Studies reveal that the false alarm rate (FAR) demonstrated by intensive care unit (ICU) vital signs monitors ranges from 0.72 to 0.99. We applied machine learning (ML) to ICU multi-sensor information to imitate a medical specialist in diagnosing patient condition. We hypothesized that applying this data-driven approach to medical monitors will help reduce the FAR even when data from sensors are missing. An expert-based rules algorithm identified and tagged in our dataset seven clinical alarm scenarios. We compared a random forest (RF) ML model trained using the tagged data, where parameters (e.g., heart rate or blood pressure) were (deliberately) removed, in detecting ICU signals with the full expert-based rules (FER), our ground truth, and partial expert-based rules (PER), missing these parameters. When all alarm scenarios were examined, RF and FER were almost identical. However, in the absence of one to three parameters, RF maintained its values of the Youden index (0.94-0.97) and positive predictive value (PPV) (0.98-0.99), whereas PER lost its value (0.54-0.8 and 0.76-0.88, respectively). While the FAR for PER with missing parameters was 0.17-0.39, it was only 0.01-0.02 for RF. When scenarios were examined separately, RF showed clear superiority in almost all combinations of scenarios and numbers of missing parameters. When sensor data are missing, specialist performance worsens with the number of missing parameters, whereas the RF model attains high accuracy and low FAR due to its ability to fuse information from available sensors, compensating for missing parameters.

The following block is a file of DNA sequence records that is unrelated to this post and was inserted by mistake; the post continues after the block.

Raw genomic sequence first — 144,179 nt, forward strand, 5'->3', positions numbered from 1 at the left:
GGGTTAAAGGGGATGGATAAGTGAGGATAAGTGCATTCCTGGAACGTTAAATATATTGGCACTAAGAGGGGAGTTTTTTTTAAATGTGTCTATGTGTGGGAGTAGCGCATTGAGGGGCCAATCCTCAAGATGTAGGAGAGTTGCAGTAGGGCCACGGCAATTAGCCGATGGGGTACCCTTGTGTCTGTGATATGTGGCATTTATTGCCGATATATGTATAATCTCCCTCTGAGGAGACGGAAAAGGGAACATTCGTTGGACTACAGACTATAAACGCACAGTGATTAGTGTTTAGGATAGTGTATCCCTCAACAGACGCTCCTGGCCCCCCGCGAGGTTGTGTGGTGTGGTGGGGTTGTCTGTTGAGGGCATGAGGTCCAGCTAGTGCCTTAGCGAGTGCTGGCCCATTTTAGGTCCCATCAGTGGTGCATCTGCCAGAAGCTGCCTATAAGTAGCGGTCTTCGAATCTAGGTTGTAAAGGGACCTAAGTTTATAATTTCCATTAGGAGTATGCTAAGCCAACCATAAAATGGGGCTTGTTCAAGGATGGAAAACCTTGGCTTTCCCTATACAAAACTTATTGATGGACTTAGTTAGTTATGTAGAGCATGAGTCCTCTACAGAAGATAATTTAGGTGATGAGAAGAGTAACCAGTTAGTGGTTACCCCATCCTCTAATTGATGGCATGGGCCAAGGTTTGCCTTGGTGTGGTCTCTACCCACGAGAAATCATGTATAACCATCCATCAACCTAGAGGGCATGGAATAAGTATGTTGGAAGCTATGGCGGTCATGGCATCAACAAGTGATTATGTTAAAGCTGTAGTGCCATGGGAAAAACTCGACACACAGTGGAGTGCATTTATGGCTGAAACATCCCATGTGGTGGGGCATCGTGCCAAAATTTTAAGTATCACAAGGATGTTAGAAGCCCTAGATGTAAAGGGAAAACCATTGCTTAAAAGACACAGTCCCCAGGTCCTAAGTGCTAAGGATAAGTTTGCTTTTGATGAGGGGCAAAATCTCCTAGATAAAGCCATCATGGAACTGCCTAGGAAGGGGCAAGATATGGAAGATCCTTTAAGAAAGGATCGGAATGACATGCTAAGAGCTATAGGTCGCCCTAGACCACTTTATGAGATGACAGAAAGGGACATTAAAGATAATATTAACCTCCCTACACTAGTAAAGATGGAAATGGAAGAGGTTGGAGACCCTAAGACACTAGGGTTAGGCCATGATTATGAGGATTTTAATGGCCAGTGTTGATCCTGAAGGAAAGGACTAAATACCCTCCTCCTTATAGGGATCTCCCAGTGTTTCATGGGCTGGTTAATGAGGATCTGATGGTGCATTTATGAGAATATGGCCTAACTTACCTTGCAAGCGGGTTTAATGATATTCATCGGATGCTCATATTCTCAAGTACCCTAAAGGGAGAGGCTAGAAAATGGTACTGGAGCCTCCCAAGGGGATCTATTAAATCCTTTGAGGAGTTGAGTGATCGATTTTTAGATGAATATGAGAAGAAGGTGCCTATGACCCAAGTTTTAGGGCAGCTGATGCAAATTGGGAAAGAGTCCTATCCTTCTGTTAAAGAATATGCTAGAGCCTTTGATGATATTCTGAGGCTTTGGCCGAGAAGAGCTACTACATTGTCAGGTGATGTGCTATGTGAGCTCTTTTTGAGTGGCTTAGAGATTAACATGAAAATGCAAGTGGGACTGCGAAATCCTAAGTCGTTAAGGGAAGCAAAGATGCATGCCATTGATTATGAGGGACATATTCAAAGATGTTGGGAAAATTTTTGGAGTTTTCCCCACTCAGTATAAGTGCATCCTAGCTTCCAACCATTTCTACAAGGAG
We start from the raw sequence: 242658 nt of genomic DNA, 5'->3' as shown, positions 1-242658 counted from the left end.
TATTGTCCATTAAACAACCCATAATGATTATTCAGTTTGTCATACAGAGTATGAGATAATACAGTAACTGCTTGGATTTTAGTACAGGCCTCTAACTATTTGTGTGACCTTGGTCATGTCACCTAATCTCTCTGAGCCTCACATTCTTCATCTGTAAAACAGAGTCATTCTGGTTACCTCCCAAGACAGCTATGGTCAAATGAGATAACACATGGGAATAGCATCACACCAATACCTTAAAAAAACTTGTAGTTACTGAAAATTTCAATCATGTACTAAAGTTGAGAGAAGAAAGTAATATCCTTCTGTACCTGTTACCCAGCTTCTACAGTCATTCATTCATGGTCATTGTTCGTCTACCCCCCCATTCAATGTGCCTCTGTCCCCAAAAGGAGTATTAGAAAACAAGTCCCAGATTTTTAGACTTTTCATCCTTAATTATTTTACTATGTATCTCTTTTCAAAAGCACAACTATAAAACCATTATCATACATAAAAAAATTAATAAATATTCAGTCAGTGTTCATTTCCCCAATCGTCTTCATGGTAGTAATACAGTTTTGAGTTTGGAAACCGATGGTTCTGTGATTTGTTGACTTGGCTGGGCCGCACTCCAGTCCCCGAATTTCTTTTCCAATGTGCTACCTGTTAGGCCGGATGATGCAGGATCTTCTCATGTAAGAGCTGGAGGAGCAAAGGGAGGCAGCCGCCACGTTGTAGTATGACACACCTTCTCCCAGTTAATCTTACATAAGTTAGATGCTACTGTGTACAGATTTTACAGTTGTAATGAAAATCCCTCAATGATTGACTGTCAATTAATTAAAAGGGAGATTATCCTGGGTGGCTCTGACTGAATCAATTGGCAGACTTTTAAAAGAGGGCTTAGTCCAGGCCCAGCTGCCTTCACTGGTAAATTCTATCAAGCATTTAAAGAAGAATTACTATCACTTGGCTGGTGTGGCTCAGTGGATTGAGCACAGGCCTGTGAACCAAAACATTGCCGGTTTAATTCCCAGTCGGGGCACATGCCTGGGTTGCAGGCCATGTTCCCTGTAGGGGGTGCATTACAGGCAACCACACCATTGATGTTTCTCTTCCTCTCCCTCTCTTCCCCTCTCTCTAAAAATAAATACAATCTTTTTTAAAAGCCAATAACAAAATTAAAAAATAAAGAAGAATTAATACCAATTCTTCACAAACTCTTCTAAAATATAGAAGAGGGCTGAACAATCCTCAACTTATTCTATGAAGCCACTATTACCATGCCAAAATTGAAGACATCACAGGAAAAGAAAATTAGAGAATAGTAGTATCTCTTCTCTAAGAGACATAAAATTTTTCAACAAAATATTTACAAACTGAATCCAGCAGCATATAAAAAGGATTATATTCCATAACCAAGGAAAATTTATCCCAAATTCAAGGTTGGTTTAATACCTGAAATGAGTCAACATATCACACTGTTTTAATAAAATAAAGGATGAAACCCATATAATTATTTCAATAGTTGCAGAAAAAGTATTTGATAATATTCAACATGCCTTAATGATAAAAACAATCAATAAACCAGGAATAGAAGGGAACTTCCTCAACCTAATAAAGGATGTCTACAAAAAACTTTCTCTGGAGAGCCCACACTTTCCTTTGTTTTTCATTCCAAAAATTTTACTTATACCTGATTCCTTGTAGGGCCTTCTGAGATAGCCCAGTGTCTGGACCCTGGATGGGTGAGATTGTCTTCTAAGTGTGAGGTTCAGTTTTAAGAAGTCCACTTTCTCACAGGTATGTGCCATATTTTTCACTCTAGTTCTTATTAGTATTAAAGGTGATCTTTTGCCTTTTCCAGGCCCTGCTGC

Keywords: False alarms; Intensive care unit; Machine learning; Missing data; Random forest.